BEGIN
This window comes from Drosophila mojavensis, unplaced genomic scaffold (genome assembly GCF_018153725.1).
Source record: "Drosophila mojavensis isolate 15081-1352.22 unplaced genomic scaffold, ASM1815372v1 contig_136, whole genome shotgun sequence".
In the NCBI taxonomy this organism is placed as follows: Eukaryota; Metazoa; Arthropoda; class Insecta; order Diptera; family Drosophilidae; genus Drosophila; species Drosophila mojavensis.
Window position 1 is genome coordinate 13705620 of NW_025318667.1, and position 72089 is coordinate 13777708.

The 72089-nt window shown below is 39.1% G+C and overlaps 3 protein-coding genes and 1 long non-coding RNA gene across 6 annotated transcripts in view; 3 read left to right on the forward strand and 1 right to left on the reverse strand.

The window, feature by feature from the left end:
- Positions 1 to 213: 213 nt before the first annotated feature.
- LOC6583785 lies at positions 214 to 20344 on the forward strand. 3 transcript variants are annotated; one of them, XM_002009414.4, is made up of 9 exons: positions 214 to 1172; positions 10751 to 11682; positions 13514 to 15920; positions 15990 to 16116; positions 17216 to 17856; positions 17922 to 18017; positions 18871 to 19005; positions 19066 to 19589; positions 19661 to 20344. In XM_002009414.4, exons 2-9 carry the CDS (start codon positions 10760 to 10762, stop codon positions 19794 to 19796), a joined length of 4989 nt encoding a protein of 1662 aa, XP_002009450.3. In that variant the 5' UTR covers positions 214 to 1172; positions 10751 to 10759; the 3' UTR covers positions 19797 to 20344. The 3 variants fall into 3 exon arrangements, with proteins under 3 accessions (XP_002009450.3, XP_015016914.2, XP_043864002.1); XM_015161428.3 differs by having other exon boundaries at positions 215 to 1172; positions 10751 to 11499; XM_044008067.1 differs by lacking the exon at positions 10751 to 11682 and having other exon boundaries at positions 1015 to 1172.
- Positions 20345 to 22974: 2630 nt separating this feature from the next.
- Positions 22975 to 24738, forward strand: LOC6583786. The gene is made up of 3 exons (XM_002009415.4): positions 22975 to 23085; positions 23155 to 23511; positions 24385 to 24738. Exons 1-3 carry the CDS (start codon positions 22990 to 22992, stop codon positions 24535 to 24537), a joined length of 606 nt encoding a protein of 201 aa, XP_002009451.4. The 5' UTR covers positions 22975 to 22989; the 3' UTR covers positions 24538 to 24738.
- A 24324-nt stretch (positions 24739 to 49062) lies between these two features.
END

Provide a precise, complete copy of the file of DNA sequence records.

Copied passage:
This window comes from Drosophila mojavensis, unplaced genomic scaffold (genome assembly GCF_018153725.1).
Source record: "Drosophila mojavensis isolate 15081-1352.22 unplaced genomic scaffold, ASM1815372v1 contig_136, whole genome shotgun sequence".
In the NCBI taxonomy this organism is placed as follows: Eukaryota; Metazoa; Arthropoda; class Insecta; order Diptera; family Drosophilidae; genus Drosophila; species Drosophila mojavensis.
Window position 1 is genome coordinate 13705620 of NW_025318667.1, and position 72089 is coordinate 13777708.

The 72089-nt window shown below is 39.1% G+C and overlaps 3 protein-coding genes and 1 long non-coding RNA gene across 6 annotated transcripts in view; 3 read left to right on the forward strand and 1 right to left on the reverse strand.

The window, feature by feature from the left end:
- Positions 1 to 213: 213 nt before the first annotated feature.
- LOC6583785 lies at positions 214 to 20344 on the forward strand. 3 transcript variants are annotated; one of them, XM_002009414.4, is made up of 9 exons: positions 214 to 1172; positions 10751 to 11682; positions 13514 to 15920; positions 15990 to 16116; positions 17216 to 17856; positions 17922 to 18017; positions 18871 to 19005; positions 19066 to 19589; positions 19661 to 20344. In XM_002009414.4, exons 2-9 carry the CDS (start codon positions 10760 to 10762, stop codon positions 19794 to 19796), a joined length of 4989 nt encoding a protein of 1662 aa, XP_002009450.3. In that variant the 5' UTR covers positions 214 to 1172; positions 10751 to 10759; the 3' UTR covers positions 19797 to 20344. The 3 variants fall into 3 exon arrangements, with proteins under 3 accessions (XP_002009450.3, XP_015016914.2, XP_043864002.1); XM_015161428.3 differs by having other exon boundaries at positions 215 to 1172; positions 10751 to 11499; XM_044008067.1 differs by lacking the exon at positions 10751 to 11682 and having other exon boundaries at positions 1015 to 1172.
- Positions 20345 to 22974: 2630 nt separating this feature from the next.
- Positions 22975 to 24738, forward strand: LOC6583786. The gene is made up of 3 exons (XM_002009415.4): positions 22975 to 23085; positions 23155 to 23511; positions 24385 to 24738. Exons 1-3 carry the CDS (start codon positions 22990 to 22992, stop codon positions 24535 to 24537), a joined length of 606 nt encoding a protein of 201 aa, XP_002009451.4. The 5' UTR covers positions 22975 to 22989; the 3' UTR covers positions 24538 to 24738.
- A 24324-nt stretch (positions 24739 to 49062) lies between these two features.